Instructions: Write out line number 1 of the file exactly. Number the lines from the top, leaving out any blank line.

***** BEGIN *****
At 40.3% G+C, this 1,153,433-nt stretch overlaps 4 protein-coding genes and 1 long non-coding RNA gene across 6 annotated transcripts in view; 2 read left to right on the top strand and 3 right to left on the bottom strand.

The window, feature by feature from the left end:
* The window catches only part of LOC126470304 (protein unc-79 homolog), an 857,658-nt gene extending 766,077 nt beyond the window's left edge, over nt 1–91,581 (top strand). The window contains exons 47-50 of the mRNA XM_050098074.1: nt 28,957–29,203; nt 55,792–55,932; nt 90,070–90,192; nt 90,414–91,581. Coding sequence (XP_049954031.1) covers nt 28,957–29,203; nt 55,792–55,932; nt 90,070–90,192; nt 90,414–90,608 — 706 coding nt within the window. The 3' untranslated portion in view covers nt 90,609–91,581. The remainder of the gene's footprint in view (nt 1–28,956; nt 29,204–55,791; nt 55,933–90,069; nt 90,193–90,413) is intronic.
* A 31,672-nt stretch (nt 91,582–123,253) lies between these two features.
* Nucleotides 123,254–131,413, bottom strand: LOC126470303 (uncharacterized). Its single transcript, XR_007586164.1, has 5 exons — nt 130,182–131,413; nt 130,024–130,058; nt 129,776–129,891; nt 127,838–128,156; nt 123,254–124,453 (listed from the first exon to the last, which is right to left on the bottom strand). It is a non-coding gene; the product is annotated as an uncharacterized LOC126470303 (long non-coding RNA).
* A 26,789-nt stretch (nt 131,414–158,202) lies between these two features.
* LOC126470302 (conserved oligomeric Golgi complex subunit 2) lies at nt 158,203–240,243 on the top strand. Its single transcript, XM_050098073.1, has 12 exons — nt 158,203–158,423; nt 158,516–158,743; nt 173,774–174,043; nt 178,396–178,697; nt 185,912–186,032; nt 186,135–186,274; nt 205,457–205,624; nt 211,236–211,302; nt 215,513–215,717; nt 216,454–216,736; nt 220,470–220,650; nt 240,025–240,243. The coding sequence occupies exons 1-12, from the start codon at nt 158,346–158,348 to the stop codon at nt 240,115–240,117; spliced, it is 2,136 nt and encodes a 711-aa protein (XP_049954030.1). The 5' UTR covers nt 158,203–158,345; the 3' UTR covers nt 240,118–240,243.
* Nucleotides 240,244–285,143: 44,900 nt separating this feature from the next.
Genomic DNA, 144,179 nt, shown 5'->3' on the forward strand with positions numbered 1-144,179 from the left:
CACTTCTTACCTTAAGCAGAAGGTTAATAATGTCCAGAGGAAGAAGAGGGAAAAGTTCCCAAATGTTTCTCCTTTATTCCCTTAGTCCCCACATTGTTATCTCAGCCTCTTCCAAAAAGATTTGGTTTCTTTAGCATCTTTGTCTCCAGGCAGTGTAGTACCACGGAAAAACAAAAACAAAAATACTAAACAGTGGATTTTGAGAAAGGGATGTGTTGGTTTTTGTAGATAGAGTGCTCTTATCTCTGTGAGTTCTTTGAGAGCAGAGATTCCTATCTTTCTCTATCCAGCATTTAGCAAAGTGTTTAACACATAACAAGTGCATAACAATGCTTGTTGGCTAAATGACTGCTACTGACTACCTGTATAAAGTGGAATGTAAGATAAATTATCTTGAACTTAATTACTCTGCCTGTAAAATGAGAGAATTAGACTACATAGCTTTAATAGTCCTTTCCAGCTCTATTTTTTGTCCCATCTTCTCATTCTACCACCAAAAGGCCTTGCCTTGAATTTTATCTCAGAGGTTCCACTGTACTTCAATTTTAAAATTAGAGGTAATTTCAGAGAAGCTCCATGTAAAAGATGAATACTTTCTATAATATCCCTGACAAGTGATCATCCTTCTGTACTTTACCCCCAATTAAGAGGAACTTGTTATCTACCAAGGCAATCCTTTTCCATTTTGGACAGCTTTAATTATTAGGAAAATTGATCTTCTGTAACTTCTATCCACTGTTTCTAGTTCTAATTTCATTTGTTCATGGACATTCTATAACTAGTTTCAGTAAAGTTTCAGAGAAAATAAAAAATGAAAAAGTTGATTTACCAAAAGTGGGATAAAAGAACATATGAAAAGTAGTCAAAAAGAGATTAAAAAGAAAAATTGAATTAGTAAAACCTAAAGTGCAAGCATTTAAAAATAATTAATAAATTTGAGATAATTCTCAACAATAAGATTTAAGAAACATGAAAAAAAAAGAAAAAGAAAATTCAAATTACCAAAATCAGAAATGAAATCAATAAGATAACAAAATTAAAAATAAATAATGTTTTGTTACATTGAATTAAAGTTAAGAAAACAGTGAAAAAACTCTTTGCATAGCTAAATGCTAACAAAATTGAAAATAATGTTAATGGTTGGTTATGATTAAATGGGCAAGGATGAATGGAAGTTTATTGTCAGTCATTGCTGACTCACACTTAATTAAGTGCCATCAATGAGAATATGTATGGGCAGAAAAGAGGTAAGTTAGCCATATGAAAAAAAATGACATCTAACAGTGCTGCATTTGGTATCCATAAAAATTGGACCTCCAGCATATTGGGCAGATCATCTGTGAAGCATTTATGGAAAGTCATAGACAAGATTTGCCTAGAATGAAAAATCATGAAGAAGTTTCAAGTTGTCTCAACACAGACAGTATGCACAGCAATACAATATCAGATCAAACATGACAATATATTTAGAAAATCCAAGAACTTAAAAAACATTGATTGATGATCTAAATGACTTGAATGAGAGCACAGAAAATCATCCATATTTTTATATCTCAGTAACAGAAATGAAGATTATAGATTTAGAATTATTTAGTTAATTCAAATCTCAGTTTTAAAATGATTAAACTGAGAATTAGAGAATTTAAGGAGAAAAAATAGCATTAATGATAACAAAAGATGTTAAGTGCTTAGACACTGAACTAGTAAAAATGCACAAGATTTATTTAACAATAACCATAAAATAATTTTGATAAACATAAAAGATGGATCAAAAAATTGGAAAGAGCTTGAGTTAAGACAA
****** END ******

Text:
At 40.3% G+C, this 1,153,433-nt stretch overlaps 4 protein-coding genes and 1 long non-coding RNA gene across 6 annotated transcripts in view; 2 read left to right on the top strand and 3 right to left on the bottom strand.